Tripos lists or examination results for the year, arranged by class (Wranglers, Senior Optimes and Junior Optimes), and within each class in order of score in the examination (the names of candidates with equal scores are bracketed together, with the word 'AEq.'). Each student's surname and college is given: this list was printed in 1890, and was annotated with asterisks to show which students had subsequently become fellows of the university; and with footnotes showing those who became headmasters, &c., elsewhere. Winners of Dr Smith's Mathematical Prizes are marked (1) senior, (2) for junior. The Greek letter alpha is affixed to the names of those students who had gained first class results in the Classical Tripos; beta to those entered in the second class; and gamma to those entered in the third class. These lists are particularly useful in identifying for an individual the fellow-students who will have attended lectures with him; and, where from the college, are likely to have been even more closely associated by having been under the same supervisor. (The sample scan is from the start of the Mathematics Tripos list for 1770)
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Moral Sciences students at Cambridge University (1870-1870)

Tripos lists or examination results for the year, arranged by class (First, Second and Third), and within each class in order of score in the examination (the names of candidates with equal scores are bracketed together). Each student's surname and college is given: this list was printed in 1890, and was annotated with asterisks to show which students had subsequently become fellows of the university; and with footnotes showing those who became headmasters, &c., elsewhere. These lists are particularly useful in identifying for an individual the fellow-students who will have attended lectures with him; and, where from the college, are likely to have been even more closely associated by having been under the same supervisor. (The sample scan is from the start of the Mathematics Tripos list for 1770)
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Natural Sciences students at Cambridge University (1870-1870)

Tripos lists or examination results for the year, arranged by class (First, Second and Third), and within each class in order of score in the examination (the names of candidates with equal scores are bracketed together). Each student's surname and college is given: this list was printed in 1890, and was annotated with asterisks to show which students had subsequently become fellows of the university; and with footnotes showing those who became headmasters, &c., elsewhere. These lists are particularly useful in identifying for an individual the fellow-students who will have attended lectures with him; and, where from the college, are likely to have been even more closely associated by having been under the same supervisor. (The sample scan is from the start of the Mathematics Tripos list for 1770)
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Theology students at Cambridge University (1870-1870)

Tripos lists or examination results for the year, arranged by class (First, Second and Third), and within each class in order of score in the examination (the names of candidates with equal scores are bracketed together). Students at the first examination are listed as Commencing Bachelors; at the last examination as Middle Bachelors. Each student's surname and college is given: this list was printed in 1890, and was annotated with asterisks to show which students had subsequently become fellows of the university; and with footnotes showing those who became headmasters, &c., elsewhere. These lists are particularly useful in identifying for an individual the fellow-students who will have attended lectures with him; and, where from the college, are likely to have been even more closely associated by having been under the same supervisor. (The sample scan is from the start of the Mathematics Tripos list for 1770)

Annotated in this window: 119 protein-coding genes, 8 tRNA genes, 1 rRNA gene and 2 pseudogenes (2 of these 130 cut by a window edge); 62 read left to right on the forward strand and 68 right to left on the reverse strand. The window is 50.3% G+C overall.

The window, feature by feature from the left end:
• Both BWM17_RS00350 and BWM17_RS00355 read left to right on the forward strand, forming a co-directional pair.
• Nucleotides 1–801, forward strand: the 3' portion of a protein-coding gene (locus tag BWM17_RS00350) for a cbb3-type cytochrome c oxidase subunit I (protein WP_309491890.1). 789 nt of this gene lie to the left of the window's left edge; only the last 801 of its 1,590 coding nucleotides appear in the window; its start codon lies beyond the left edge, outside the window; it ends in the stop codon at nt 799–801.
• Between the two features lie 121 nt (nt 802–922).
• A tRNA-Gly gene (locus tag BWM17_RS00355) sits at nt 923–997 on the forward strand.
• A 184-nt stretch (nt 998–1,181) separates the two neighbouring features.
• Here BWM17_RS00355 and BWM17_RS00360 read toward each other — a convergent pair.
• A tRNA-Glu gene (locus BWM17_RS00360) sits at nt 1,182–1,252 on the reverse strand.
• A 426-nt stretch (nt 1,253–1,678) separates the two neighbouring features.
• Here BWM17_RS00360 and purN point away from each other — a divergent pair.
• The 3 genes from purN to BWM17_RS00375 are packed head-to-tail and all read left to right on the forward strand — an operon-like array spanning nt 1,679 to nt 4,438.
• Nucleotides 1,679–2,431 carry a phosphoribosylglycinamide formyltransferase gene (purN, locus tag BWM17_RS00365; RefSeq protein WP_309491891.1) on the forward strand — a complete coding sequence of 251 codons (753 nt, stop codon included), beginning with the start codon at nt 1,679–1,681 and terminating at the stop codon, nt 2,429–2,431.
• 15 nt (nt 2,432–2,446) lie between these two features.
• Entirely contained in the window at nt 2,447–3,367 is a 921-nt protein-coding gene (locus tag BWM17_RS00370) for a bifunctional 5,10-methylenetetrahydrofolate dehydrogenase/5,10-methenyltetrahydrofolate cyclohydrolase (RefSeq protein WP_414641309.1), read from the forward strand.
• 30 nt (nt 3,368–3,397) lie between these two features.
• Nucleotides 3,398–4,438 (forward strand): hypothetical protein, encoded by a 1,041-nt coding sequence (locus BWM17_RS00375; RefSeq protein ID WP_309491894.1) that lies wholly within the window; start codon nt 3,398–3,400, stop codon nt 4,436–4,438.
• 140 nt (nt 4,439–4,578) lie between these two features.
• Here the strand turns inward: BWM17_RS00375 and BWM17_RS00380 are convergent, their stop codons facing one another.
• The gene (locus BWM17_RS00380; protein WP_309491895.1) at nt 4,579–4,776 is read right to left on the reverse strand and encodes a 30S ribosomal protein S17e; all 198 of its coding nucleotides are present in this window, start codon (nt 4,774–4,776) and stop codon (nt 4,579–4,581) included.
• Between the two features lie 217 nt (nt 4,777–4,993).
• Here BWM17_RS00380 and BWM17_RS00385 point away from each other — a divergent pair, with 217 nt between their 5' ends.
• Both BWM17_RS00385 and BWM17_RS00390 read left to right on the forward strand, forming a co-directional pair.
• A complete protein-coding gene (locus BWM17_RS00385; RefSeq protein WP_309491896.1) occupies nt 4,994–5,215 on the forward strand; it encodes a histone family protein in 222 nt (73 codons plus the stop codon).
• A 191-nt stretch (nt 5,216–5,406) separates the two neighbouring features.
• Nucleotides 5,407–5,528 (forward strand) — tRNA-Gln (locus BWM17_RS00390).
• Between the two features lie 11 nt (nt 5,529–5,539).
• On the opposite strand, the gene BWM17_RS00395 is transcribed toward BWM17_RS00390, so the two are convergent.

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Boys entering Wellington College in Berkshire (1870-1870)

Wellington College, near Wokingham, was originally founded for the education of sons of military officers. A register of boys entering the school from First Term 1859 to Michaelmas 1933 was compiled by F. G. Lawrence for the Old Wellingtonian Society. In each entry the boy's name is given in full, in bold, surname first; age at entry (usually 11 to 14); then, in brackets, the name of the dormitory or house to which he belonged, in italics, with the years of his stay; then his father's name (usually surname and initials, but not christian name) with military decorations where appropriate. School prefects and captains are noted as such; if the boy played cricket for the school, XI with the years; academic honours, scholarships, &c.; a brief biography; and date of death, or (where known) address in 1933. Year of marriage is given, and sometimes the wife's name and/or her father's name. Clearly, those boys who kept contact with the school and/or had distinguished military careers have detailed entries; others disappeared into oblivion on leaving.
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Boys entering Epsom College (1870-1870)

The Royal Medical Benevolent College at Epsom in Surrey was founded in 1853 for the orphans of the medical profession, and evolved to become a public school still largely catering for sons of doctors and surgeons. In 1955 this register of pupils, from 1855 to 1954, edited by T. R. Thomson, was published. The sample scan is from 1880. The entries are arranged alphabetically by surname under year of entrance to the school; surname first (in bold), christian names, and then (in most cases), the father's name, occupation and address: then the boy's year of birth (b.), year of leaving (l.), occupation, and, where known, year of death (d.) This is the index to the year 1870, when the Reverend William de Lancy West succeeded the Reverend Robinson Thornton as headmaster.